Gold and Silver Miners Soar on the Heels of Weaker Employment Data -- Is This Just the Beginning?

By Markets Fool.com

May was a rough month for precious metals investors, with the U.S. Federal Reserve not being subtle about that the fact that an interest rate hike was clearly on the table for the June Federal Open Market Committee meeting. The contingency was that U.S. economic data needed to remain strong in order for the Fed to consider hiking rates. If you recall, the Fed had laid out plans to boost lending rates four times in 2016 when the year began, but weaker-than-expected GDP growth has stymied those plans.

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Precious metals soar on weak labor data

Earlier this morning, the U.S. Labor Department released the May jobs report, showing that the unemployment rate had dropped to its lowest level in a decade, at 4.7%. However, the entirety of this job creation came from a large reduction in the labor force participation rate. The key figure of the report, jobs creation, came in at a paltry 38,000 jobs. This was the lowest level we've seen since Sept. 2010. A weak jobs report could very well reduce the chances of a June rate hike, which is music to the ears of precious metal investors.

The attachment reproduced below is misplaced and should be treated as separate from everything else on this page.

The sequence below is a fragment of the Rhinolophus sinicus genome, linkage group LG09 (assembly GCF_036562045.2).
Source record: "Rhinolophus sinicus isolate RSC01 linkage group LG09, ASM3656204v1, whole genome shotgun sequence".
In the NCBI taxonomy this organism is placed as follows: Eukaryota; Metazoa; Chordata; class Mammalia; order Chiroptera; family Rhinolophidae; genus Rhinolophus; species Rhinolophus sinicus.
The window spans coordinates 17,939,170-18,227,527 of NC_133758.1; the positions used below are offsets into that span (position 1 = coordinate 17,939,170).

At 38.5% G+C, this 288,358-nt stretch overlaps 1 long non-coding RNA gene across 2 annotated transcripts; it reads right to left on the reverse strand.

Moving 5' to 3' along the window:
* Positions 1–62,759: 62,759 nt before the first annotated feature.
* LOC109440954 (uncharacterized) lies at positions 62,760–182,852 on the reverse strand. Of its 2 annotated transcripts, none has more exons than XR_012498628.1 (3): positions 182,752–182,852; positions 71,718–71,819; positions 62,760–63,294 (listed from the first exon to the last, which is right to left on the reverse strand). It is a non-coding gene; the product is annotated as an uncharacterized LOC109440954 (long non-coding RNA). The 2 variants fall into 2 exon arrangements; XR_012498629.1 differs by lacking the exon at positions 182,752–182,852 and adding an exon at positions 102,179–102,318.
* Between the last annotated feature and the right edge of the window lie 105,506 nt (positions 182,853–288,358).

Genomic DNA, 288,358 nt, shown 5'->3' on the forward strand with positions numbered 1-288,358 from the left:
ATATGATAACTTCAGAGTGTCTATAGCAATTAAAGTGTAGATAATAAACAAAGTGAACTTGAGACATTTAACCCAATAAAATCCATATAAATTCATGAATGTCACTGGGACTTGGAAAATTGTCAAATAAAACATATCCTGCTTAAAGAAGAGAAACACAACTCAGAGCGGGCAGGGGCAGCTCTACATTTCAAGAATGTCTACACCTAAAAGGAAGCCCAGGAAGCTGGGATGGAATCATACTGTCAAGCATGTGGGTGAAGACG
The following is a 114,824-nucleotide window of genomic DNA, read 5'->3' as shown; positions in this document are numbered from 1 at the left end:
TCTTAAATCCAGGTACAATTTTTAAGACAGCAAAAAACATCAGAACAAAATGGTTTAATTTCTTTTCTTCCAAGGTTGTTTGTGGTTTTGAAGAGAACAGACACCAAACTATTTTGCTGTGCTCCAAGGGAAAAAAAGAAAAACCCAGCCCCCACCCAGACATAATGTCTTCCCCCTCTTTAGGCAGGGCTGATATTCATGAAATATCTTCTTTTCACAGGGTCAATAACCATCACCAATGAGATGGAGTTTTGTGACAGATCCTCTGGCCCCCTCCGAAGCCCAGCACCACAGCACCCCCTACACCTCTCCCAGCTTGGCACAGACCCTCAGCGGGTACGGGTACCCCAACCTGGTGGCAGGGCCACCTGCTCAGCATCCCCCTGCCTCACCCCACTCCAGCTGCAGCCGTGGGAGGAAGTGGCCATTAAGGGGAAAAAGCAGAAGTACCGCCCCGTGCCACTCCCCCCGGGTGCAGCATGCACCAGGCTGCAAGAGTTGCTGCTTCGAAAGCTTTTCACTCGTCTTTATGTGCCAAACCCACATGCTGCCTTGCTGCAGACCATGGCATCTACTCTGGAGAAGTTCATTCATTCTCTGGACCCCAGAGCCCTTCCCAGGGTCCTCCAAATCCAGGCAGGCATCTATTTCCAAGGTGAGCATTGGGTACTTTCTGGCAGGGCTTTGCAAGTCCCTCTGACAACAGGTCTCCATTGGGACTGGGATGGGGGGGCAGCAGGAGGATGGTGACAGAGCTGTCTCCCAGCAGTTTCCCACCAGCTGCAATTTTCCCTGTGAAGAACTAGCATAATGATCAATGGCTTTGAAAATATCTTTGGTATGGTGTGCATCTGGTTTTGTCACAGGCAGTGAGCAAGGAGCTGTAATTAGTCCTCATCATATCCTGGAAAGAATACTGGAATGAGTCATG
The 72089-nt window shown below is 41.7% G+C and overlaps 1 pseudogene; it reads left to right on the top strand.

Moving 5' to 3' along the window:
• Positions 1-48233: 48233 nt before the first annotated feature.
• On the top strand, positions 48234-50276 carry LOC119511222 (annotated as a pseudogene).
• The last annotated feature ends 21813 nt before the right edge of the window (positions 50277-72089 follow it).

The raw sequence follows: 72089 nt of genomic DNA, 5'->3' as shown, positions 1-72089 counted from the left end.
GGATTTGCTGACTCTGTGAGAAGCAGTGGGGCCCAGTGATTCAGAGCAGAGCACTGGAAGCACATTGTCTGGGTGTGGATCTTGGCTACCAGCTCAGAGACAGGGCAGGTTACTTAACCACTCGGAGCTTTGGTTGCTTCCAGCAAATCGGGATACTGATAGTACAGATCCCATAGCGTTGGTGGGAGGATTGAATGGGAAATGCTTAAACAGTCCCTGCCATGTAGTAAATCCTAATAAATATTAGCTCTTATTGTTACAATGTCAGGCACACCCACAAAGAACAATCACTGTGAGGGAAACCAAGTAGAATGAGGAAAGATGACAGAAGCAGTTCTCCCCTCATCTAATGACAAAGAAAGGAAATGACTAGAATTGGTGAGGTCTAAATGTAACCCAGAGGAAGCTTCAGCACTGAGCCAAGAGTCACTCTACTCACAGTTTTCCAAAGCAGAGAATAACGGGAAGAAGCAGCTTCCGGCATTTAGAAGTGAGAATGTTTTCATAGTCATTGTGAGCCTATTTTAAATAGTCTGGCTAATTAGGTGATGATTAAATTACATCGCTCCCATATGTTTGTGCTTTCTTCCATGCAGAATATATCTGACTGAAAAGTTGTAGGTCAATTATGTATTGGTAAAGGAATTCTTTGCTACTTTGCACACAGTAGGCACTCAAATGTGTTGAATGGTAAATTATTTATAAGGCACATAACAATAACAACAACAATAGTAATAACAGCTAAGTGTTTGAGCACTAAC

Why? Rising interest rate have two effects that tend to make gold and silver not as attractive. First, rising rates boost the yields on bonds, CDs, and a number of interest-bearing assets. Meanwhile, physical gold and silver don't pay a dividend. As lending rates rise, the opportunity cost of owning physical gold and silver rises as well. If, however, rates continue to remain low, then investors aren't giving up much to instead buy into the shiny yellow and silver metals, as well as their miners.

The other issue is that rising lending rates have the effect of pushing the U.S. dollar higher, and the dollar and gold tend to have an inverse relationship.